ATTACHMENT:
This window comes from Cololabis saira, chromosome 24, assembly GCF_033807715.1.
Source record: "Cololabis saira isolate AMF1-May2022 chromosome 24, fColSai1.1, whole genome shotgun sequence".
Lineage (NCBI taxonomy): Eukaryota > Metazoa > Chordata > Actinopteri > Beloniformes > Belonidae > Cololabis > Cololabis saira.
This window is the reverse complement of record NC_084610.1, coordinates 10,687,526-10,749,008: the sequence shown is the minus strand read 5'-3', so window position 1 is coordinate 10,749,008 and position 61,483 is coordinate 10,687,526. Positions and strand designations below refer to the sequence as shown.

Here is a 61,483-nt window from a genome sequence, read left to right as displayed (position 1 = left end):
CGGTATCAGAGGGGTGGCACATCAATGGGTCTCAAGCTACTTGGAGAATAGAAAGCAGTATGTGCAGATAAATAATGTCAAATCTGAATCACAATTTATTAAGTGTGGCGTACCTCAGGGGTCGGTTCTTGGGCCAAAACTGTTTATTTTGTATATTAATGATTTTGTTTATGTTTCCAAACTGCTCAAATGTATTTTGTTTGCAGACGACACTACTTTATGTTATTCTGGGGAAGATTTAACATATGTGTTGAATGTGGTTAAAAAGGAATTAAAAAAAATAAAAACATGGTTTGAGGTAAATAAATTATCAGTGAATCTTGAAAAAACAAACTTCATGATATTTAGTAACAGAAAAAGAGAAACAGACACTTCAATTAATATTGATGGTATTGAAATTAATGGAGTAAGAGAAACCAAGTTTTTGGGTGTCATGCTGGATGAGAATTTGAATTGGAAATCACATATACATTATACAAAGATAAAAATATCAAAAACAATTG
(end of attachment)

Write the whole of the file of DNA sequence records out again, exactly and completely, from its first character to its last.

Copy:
This window comes from Cololabis saira, chromosome 24, assembly GCF_033807715.1.
Source record: "Cololabis saira isolate AMF1-May2022 chromosome 24, fColSai1.1, whole genome shotgun sequence".
Lineage (NCBI taxonomy): Eukaryota > Metazoa > Chordata > Actinopteri > Beloniformes > Belonidae > Cololabis > Cololabis saira.
This window is the reverse complement of record NC_084610.1, coordinates 10,687,526-10,749,008: the sequence shown is the minus strand read 5'-3', so window position 1 is coordinate 10,749,008 and position 61,483 is coordinate 10,687,526. Positions and strand designations below refer to the sequence as shown.

Here is a 61,483-nt window from a genome sequence, read left to right as displayed (position 1 = left end):
CGGTATCAGAGGGGTGGCACATCAATGGGTCTCAAGCTACTTGGAGAATAGAAAGCAGTATGTGCAGATAAATAATGTCAAATCTGAATCACAATTTATTAAGTGTGGCGTACCTCAGGGGTCGGTTCTTGGGCCAAAACTGTTTATTTTGTATATTAATGATTTTGTTTATGTTTCCAAACTGCTCAAATGTATTTTGTTTGCAGACGACACTACTTTATGTTATTCTGGGGAAGATTTAACATATGTGTTGAATGTGGTTAAAAAGGAATTAAAAAAAATAAAAACATGGTTTGAGGTAAATAAATTATCAGTGAATCTTGAAAAAACAAACTTCATGATATTTAGTAACAGAAAAAGAGAAACAGACACTTCAATTAATATTGATGGTATTGAAATTAATGGAGTAAGAGAAACCAAGTTTTTGGGTGTCATGCTGGATGAGAATTTGAATTGGAAATCACATATACATTATACAAAGATAAAAATATCAAAAACAATTG